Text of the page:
Any child safeguarding experts or school governors out there who can tell me what to expect?

(10 Posts)
WifeofDarth Mon 12-Sep-16 17:34:26

Have NC for obvious reasons.
Long, sorry.
DD does an extracurricular activity at school which the more able children have been selected for. We have long had concerns that the arrangements for the wellbeing and safety of the girls has not been given proper consideration. We raised concerns informally a couple of years ago and the consequence was that our DD was temporarily demoted by the teacher who runs the activity. Lesson learnt we thought, don't complain. We often wondered if we were doing the right thing by allowing her to continue but she enjoys the activity so much - it is a unique opportunity and isn't an experience we can replicate without this club.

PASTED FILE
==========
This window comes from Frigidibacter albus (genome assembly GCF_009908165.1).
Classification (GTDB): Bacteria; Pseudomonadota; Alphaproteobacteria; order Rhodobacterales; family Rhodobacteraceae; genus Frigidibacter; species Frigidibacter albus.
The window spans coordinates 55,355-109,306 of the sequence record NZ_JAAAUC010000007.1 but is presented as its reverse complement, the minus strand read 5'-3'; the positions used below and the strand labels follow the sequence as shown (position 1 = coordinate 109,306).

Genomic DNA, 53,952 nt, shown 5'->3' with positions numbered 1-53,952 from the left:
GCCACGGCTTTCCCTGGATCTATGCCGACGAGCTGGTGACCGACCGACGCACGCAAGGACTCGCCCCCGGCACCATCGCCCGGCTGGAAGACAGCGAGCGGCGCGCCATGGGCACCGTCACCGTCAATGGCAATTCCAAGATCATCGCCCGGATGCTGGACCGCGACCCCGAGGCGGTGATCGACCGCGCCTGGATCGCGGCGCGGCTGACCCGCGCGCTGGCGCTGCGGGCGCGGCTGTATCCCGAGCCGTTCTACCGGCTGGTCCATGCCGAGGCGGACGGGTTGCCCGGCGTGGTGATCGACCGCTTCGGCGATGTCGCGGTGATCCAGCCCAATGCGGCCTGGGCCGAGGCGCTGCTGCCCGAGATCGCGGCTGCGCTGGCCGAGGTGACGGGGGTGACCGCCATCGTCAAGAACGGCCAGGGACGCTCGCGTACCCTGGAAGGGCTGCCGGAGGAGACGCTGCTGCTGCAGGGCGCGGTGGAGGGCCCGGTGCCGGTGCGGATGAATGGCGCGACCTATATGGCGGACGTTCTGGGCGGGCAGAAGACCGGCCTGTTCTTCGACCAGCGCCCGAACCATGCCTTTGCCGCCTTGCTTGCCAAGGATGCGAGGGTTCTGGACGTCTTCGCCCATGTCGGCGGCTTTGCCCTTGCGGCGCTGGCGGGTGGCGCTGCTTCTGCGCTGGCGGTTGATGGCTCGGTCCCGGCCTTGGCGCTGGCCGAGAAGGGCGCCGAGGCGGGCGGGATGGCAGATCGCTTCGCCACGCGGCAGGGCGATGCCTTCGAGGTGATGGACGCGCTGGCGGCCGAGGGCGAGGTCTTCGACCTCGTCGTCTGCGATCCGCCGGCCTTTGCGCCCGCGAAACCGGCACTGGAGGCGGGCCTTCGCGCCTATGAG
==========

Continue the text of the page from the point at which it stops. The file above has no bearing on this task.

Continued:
More recently DD became upset as the teacher was shouting non stop at the girls. It was a heated time of year with lots going on so we withdrew her for the term citing family reasons, saying that she would return in September. After we withdrew her she told us that she had witnessed the teacher being extremely aggressive / violent towards another pupil, and hence the reason for her being so distressed by the shouting.
For me this was a red flag, with shouting escalating to physical aggression. I reluctantly had a meeting with the head to inform them of what I'd been told, as I felt that this episode should be investigated and on record, as it was a sign of how the care of the children had degenerated. Head agreed to put in place more support for the teacher, and that DD should return in Sept (which is what DD wants).